- Doctoral Thesis
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Insulin is a protein hormone with a pivotal role in the regulation of numerous metabolic processes. Malfunction of insulin secretion or reduced sensitivity of the insulin receptor to its native ligand are the main reasons for diabetes mellitus. Recombinant technologies allow the large-scale production of some insulin variants, providing a treatment for millions of patients who rely on the daily administration of the hormone. The marketed insulin products are life-saving for the people living with diabetes, however they are not able to restore completely the healthy glucose metabolism. Mutations in the protein sequence or chemical modifications could improve the therapeutical properties of human insulin. Insulin is a small protein (51 amino acid residues), constructed from two peptidic chains (A- and B-chain) that are held together by two interchain and one intrachain disulfide bonds in its folded state. This unique structure makes insulin a challenging target for classical synthetic approaches. Inspired by the biosynthesis of insulin, we developed a general method for the chemical synthesis of insulin variants. We utilized a short, traceless prosthetic C-peptide for facile folding of linear insulin intermediates; the folding precursors were assembled by α-ketoacid–hydroxylamine (KAHA) ligation. The first part of the dissertation focuses on the development of the synthetic platform for insulin. The KAHA ligation proved to be very efficient in assembling the highly hydrophobic linear insulin variants. The applied prosthetic C-peptide made it possible to form of the disulfide bonds in a controlled fashion. Using our synthetic methodology towards insulin we generated four different variants of the protein (Glargine – M2, human, mouse, guinea pig) and were pleased to find that the synthetic proteins possessed comparable biological activities to a recombinant reference compound. The KAHA ligation based on the (S)-5-oxaproline monomer proved to be a powerful tool for protein synthesis. In order to further expand the scope of the reaction, new hydroxylamine monomers were investigated. In the following chapter we successfully applied the natural aspartic acid-yielding (S)-4,4-difluoro-5-oxaproline hydroxylamine monomer on the synthesis of a different Glargine – M2 insulin variant. We were pleased to see that the new monomer could operate under standard KAHA ligation conditions (DMSO/H2O with 0.1 M oxalic acid) and yield the ligated peptide in a comparable yield to the (S)-5-oxaproline monomer. The last part of the thesis describes the synthesis of an insulin variant containing a hydroxylamine moiety on the side chain of the incorporated ornithine residue that readily underwent potassium acyltrifluoroborate (KAT) ligation. By taking advantage of the incorporated hydroxylamine handle, we could access rhodamine-labeled, PEGylated and dimerized insulins by KAT ligation. The synthetic platform developed for insulin proved to be useful for the synthesis of several biologically active insulin variants – regardless the changes in the amino acid sequence. Furthermore the method enabled the incorporation of non-canonical amino acid building blocks for late-stage functionalization of the folded protein. Show more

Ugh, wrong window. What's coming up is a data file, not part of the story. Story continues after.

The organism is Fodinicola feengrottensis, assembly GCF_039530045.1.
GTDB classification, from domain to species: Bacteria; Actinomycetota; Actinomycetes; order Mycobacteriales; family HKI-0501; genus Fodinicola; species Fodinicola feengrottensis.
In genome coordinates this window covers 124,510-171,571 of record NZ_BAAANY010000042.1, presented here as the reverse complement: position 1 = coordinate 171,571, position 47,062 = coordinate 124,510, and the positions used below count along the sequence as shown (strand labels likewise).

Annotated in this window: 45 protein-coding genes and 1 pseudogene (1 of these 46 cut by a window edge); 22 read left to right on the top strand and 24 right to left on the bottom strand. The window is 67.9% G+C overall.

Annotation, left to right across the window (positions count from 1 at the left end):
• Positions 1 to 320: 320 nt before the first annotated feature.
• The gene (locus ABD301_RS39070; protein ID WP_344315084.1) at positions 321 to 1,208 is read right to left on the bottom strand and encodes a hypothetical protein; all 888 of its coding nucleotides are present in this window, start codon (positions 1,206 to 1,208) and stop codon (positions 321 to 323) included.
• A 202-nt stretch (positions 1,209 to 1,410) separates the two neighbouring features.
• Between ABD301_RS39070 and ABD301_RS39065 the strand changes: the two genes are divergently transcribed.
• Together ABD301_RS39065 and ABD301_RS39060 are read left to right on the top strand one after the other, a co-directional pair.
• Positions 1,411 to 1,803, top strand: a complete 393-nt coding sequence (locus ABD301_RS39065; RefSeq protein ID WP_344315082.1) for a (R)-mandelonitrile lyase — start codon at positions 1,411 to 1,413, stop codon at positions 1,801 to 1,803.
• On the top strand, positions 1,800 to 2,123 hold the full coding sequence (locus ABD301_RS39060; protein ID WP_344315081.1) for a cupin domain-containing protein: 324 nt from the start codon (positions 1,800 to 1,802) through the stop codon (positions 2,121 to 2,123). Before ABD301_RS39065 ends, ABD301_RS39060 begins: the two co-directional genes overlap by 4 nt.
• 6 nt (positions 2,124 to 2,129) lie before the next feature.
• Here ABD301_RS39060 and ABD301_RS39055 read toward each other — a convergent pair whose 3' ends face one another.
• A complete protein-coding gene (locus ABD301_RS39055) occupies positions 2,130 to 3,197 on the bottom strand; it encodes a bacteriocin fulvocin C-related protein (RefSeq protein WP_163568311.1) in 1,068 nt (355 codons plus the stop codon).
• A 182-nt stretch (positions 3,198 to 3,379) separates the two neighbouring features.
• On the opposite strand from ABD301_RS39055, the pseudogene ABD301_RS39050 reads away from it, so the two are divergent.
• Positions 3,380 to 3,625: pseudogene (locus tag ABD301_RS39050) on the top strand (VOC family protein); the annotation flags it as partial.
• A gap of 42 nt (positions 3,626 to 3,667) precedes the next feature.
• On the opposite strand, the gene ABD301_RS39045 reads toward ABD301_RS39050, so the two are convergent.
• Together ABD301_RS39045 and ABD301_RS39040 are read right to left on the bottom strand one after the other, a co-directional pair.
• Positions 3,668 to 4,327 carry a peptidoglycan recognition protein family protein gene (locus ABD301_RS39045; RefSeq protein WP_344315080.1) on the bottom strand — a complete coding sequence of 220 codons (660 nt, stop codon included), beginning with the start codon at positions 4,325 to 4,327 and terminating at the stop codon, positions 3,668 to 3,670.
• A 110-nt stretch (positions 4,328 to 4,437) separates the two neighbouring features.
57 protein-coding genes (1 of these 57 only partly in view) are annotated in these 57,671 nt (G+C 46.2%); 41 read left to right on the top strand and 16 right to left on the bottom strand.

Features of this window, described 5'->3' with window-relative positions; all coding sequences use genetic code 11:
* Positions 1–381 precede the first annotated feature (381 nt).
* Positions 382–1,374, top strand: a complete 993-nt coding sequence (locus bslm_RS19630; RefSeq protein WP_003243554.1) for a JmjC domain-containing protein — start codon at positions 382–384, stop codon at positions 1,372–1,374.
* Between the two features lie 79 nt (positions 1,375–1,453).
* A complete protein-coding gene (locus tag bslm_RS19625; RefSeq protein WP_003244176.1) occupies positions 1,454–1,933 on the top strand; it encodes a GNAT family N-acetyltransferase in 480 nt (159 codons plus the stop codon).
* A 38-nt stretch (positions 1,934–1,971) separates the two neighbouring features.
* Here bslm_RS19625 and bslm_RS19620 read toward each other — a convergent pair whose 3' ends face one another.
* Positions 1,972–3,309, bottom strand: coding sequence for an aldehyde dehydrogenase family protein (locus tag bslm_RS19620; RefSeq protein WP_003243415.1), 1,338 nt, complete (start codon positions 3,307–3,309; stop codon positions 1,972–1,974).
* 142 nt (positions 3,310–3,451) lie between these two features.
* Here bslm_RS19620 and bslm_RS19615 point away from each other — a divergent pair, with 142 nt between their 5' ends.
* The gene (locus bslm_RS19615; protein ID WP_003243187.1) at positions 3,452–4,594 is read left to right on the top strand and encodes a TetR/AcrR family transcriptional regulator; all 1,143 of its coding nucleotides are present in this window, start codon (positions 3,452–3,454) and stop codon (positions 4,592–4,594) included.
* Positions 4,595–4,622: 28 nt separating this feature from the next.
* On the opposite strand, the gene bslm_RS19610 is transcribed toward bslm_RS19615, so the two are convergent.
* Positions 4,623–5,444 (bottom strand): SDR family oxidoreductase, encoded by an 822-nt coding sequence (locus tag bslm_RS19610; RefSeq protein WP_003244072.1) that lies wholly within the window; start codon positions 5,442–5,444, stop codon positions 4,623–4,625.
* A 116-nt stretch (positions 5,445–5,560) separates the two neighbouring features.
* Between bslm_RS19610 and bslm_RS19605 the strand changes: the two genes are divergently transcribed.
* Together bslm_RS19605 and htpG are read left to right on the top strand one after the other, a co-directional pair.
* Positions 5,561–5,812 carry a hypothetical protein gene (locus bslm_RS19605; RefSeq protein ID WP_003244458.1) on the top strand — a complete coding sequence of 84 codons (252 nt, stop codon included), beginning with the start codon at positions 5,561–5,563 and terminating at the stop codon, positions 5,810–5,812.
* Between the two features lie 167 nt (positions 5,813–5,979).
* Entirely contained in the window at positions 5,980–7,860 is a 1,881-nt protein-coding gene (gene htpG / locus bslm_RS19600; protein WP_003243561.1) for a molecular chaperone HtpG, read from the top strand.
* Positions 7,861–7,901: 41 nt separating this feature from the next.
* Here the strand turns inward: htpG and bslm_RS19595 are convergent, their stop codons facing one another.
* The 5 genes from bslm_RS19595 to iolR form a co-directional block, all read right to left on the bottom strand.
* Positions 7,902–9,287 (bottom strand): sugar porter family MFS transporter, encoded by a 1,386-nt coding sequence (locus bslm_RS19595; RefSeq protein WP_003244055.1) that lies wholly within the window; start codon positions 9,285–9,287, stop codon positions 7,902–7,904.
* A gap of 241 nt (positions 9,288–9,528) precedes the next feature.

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SubjectChemical protein synthesis; Protein modifications; KAHA ligation; KAT ligation; Insulin
Organisational unit03861 - Bode, Jeffrey W. / Bode, Jeffrey W.
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